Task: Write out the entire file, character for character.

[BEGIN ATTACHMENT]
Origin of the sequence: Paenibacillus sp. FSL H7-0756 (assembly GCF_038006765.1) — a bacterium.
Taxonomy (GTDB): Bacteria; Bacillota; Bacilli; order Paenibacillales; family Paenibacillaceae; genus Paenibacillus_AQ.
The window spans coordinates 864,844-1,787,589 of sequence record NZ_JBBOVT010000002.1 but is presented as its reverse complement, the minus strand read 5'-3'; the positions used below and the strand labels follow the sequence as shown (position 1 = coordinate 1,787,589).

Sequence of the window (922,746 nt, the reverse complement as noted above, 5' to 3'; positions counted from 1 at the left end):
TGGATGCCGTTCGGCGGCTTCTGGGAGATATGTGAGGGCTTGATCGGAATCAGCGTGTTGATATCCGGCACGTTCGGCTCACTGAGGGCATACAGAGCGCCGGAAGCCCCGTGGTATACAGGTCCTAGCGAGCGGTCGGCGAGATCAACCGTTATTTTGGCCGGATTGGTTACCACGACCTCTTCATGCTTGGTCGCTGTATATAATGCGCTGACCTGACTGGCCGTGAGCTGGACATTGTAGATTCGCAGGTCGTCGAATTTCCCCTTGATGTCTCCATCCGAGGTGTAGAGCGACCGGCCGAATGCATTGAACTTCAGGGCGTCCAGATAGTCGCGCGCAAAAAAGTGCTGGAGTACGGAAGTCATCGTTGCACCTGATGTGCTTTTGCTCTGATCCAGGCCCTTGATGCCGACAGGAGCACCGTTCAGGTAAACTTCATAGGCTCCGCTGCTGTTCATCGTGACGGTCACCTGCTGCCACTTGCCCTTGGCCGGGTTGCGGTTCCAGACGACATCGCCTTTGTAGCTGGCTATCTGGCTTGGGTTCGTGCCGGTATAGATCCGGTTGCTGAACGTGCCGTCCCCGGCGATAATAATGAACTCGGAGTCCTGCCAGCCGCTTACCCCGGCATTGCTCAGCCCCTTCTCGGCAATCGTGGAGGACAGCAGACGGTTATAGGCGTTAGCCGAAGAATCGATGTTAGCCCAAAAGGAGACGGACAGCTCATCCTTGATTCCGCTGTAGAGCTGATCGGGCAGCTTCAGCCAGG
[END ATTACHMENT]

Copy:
Origin of the sequence: Paenibacillus sp. FSL H7-0756 (assembly GCF_038006765.1) — a bacterium.
Taxonomy (GTDB): Bacteria; Bacillota; Bacilli; order Paenibacillales; family Paenibacillaceae; genus Paenibacillus_AQ.
The window spans coordinates 864,844-1,787,589 of sequence record NZ_JBBOVT010000002.1 but is presented as its reverse complement, the minus strand read 5'-3'; the positions used below and the strand labels follow the sequence as shown (position 1 = coordinate 1,787,589).

Sequence of the window (922,746 nt, the reverse complement as noted above, 5' to 3'; positions counted from 1 at the left end):
TGGATGCCGTTCGGCGGCTTCTGGGAGATATGTGAGGGCTTGATCGGAATCAGCGTGTTGATATCCGGCACGTTCGGCTCACTGAGGGCATACAGAGCGCCGGAAGCCCCGTGGTATACAGGTCCTAGCGAGCGGTCGGCGAGATCAACCGTTATTTTGGCCGGATTGGTTACCACGACCTCTTCATGCTTGGTCGCTGTATATAATGCGCTGACCTGACTGGCCGTGAGCTGGACATTGTAGATTCGCAGGTCGTCGAATTTCCCCTTGATGTCTCCATCCGAGGTGTAGAGCGACCGGCCGAATGCATTGAACTTCAGGGCGTCCAGATAGTCGCGCGCAAAAAAGTGCTGGAGTACGGAAGTCATCGTTGCACCTGATGTGCTTTTGCTCTGATCCAGGCCCTTGATGCCGACAGGAGCACCGTTCAGGTAAACTTCATAGGCTCCGCTGCTGTTCATCGTGACGGTCACCTGCTGCCACTTGCCCTTGGCCGGGTTGCGGTTCCAGACGACATCGCCTTTGTAGCTGGCTATCTGGCTTGGGTTCGTGCCGGTATAGATCCGGTTGCTGAACGTGCCGTCCCCGGCGATAATAATGAACTCGGAGTCCTGCCAGCCGCTTACCCCGGCATTGCTCAGCCCCTTCTCGGCAATCGTGGAGGACAGCAGACGGTTATAGGCGTTAGCCGAAGAATCGATGTTAGCCCAAAAGGAGACGGACAGCTCATCCTTGATTCCGCTGTAGAGCTGATCGGGCAGCTTCAGCCAGG